This inquiry is the first step in a wider process of examining the role and position of the BBC, as well as the way it has been managed, governed and held accountable, before the current Charter expires at the end of 2016. Over the last few years, at times, the BBC has been beset by mistakes of its own making but despite this many people judge the broadcaster first and foremost on the quality of its content, on its programmes, on its journalism, on the value for money they consider it delivers, and on the societal and cultural contributions it makes.
The BBC makes a valuable contribution to many people's lives as the nation's broadcaster reaching 96% of the population on a weekly basis and many millions more overseas through the provision of its international services. Its continuing importance as a provider of impartial news and its capacity to bring the country together where its output remains universally available are aspects which many people continue to associate with the Corporation. Yet, given a public intervention of close to £4 billion is made in paying for the BBC's activities, key questions arise in determining what purposes justify an intervention of this magnitude and what scope and scale are appropriate for the Corporation as a publicly-funded broadcaster, in a world where content is available in much greater volumes, from a multitude of sources and consumed in more ways than ever before. Moreover, the BBC is a powerful player and unchecked there is a danger that it will, by accident or design, crowd out smaller rivals and inhibit their ability to grow.
There currently appears to be no better alternative to funding the BBC in the near-term other than a hypothecated tax or the licence fee. However, the principle of the licence fee in its current form is becoming harder to sustain given the changes in communication and media technology and changing audience needs and behaviours. We conclude that a degree of subscription could be a possibility in the future if the BBC moved to a more personalised service but as a minimum the licence fee must be amended to cover catch-up television as soon as possible. In any event, the BBC should look at the practicality of introducing controls for authorising access to the iPlayer.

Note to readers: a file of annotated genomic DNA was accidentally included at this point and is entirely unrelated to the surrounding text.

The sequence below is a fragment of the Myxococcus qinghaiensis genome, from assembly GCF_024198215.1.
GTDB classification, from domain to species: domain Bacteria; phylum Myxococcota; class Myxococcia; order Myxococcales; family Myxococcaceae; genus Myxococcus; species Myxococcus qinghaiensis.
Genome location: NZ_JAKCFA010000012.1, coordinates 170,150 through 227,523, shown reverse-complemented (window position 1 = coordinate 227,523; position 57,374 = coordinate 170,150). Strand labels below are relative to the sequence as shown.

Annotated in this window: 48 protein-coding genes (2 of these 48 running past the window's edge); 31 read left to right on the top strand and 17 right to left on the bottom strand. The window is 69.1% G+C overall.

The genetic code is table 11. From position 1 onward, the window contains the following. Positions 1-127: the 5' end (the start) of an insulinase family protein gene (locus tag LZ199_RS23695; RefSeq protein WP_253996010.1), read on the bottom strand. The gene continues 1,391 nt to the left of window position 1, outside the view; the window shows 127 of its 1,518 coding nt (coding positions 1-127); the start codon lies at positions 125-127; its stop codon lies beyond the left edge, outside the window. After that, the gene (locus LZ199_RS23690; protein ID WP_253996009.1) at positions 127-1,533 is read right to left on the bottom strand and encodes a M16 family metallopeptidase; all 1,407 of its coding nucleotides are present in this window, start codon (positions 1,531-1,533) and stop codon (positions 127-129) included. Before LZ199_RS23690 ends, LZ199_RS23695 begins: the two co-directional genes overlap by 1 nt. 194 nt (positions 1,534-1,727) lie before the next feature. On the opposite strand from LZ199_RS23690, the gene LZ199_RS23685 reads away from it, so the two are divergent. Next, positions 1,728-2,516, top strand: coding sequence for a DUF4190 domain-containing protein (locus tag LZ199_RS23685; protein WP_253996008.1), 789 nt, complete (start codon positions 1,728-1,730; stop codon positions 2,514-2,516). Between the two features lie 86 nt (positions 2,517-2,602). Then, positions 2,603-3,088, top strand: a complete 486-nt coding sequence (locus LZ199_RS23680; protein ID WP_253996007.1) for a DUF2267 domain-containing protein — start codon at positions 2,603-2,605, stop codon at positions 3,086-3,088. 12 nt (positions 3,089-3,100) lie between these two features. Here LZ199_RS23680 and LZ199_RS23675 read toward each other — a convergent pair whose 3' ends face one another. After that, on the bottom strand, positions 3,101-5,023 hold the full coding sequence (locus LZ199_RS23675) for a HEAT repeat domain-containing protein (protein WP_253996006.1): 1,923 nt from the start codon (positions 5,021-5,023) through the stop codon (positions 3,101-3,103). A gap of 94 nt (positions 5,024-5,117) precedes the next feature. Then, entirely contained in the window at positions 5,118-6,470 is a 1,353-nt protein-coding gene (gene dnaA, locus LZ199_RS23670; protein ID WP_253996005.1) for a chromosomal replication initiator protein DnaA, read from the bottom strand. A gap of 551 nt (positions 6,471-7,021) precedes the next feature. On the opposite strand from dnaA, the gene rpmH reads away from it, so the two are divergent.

Our view is that the justification for criminal penalties for non-payment of the TV licence fee and the way TV licensing enforcement is carried out is anachronistic and out of proportion with responses to non-payment for other services. Decriminalisation of the licence fee could be linked to introducing controls for access to television services or moving to a German-style broadcasting levy.
A move to a broadcasting levy on all households is our preferred alternative to the licence fee. Such a levy on all households would obviate the need to identify evaders and would be a fairer way of ensuring those people who use only BBC radio and online services contribute to their costs.
A broadcasting levy would enable a small proportion of the revenue raised to be used to fund public service content and services provided by others, enhancing plurality in certain types of content. For example, we support a small proportion of the licence fee (or broadcasting levy) being made available for public service content priorities such as children's broadcasting and local and regional journalism. In addition, we recommend extending the BBC's independent production quota to cover local news.
We challenge the claim that the BBC needs to provide "something for everyone". The BBC should reduce provision in areas that are over-served or where the public service characteristics of its output are marginal or where others are better placed to deliver excellence and better value for money. As such, we believe the BBC needs to be able to make bigger, braver decisions on its strategy and inevitably must do less in some areas. In practice, the level of funding the BBC receives will be a principal lever in determining and adjusting the BBC's scope and scale.